October 2017: Dr. Scott MacEachern: Landscapes of Boko Haram: History, Violence and Wealth in Central Africa (image courtesy Christian Seignobos)

Figure 6.3 - Boko Haram motorcycles (courtesy Christian Seignobos)

Sunday Oct 15, 2017 at 3pm                               Archaeological Institute of America – English Lecturer

Dr. Scott MacEachern

Professor of Anthropology, Bowdoin College

Landscapes of Boko Haram: History, Violence and Wealth in Central Africa

The terrorist organization Boko Haram has inflicted huge amounts of suffering on Central African communities through the last decade. In the course of its activities, it has used frontier zones between Nigeria, Cameroon, Chad and Niger as refuges and areas for the development of political and military power. We can understand some aspects of Boko Haram’s activities by looking at how borders developed in this area, during the period of predatory state formation in the early second millennium AD. These activities include the slave raiding that played so central a role in the formation of regional cultural landscapes, but also banditry and smuggling. In the Lake Chad Basin, frontier landscapes exist as spaces of danger and violence, but also as arenas for wealth creation and cultural innovation. The violence being played out in this area today illustrates the kinds of social disruptions that would have accompanied those processes at different times during the last thousand years.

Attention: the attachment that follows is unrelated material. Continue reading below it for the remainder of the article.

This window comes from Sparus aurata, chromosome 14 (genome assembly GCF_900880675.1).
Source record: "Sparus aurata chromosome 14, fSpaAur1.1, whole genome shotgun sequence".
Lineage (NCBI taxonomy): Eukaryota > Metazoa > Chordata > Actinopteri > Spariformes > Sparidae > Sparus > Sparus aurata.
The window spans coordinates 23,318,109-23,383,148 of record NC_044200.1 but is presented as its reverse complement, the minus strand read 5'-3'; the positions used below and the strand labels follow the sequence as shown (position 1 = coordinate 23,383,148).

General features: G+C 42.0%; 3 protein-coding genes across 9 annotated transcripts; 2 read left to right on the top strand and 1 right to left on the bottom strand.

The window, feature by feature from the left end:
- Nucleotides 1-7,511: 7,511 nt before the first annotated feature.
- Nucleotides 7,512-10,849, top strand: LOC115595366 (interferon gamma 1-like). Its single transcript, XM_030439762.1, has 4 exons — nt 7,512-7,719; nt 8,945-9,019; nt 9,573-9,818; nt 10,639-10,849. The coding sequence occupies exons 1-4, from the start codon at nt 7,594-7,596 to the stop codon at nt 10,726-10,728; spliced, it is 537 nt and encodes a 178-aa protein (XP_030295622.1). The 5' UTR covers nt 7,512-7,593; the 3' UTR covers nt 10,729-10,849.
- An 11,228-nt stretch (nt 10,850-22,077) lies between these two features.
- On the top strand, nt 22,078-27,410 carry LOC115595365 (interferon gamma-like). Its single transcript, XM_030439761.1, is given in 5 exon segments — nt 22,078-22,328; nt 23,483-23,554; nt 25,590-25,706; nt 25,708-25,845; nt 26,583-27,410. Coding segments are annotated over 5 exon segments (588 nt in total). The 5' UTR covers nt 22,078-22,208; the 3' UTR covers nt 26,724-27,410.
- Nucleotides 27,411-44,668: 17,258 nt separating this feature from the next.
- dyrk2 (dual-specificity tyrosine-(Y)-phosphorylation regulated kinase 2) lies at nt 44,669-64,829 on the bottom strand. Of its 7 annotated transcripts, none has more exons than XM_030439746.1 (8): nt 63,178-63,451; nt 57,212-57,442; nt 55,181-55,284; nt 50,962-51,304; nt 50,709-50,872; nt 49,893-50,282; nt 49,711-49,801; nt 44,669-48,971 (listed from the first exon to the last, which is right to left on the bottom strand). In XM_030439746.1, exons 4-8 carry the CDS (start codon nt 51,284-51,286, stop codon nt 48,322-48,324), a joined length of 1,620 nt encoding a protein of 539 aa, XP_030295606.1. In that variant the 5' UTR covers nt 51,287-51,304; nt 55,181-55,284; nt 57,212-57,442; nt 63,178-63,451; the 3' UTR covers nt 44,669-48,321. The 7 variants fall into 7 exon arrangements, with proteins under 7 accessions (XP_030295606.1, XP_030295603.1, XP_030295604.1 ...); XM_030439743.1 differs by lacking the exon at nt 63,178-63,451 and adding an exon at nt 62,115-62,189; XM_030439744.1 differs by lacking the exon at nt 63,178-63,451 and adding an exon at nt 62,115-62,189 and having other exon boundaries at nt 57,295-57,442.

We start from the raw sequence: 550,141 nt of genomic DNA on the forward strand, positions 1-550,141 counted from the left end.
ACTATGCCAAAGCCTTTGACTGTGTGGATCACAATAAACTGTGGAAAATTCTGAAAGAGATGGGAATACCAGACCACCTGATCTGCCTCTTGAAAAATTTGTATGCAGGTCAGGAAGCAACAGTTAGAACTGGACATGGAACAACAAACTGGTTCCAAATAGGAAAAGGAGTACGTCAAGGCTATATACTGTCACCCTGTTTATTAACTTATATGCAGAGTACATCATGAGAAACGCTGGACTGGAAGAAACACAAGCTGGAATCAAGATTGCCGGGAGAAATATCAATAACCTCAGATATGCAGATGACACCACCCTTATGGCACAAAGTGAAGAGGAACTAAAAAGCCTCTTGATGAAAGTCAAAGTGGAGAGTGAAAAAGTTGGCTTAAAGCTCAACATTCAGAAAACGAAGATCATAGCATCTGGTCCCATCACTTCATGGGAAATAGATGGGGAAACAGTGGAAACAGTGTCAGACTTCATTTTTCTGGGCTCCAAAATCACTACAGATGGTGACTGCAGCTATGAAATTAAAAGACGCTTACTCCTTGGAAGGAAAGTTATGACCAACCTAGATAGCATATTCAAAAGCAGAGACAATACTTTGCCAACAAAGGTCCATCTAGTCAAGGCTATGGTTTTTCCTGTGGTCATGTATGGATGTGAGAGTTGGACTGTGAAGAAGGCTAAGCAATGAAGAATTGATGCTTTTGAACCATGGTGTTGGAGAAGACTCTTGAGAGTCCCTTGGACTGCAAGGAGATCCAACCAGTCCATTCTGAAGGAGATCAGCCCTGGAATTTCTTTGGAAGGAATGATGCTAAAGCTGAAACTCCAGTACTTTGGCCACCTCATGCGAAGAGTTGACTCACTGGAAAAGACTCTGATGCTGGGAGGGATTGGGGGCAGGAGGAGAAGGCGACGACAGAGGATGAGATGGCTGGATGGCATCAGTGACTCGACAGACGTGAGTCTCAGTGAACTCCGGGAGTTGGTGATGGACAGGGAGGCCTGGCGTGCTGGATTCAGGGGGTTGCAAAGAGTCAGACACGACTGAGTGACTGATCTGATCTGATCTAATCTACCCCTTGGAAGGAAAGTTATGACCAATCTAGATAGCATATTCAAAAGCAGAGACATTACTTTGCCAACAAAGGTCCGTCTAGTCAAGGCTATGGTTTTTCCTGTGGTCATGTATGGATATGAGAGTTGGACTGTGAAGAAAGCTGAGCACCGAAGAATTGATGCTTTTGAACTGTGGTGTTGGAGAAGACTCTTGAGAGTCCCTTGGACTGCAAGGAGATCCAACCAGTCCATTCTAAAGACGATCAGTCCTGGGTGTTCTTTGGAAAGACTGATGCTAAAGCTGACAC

THIS LECTURE WILL BE HELD IN SPIRO HALL ROOM 4 at 3pm, Wagner College, 631 Howard Avenue (1 Campus Road), Grymes Hill, Staten Island, NY 10301.


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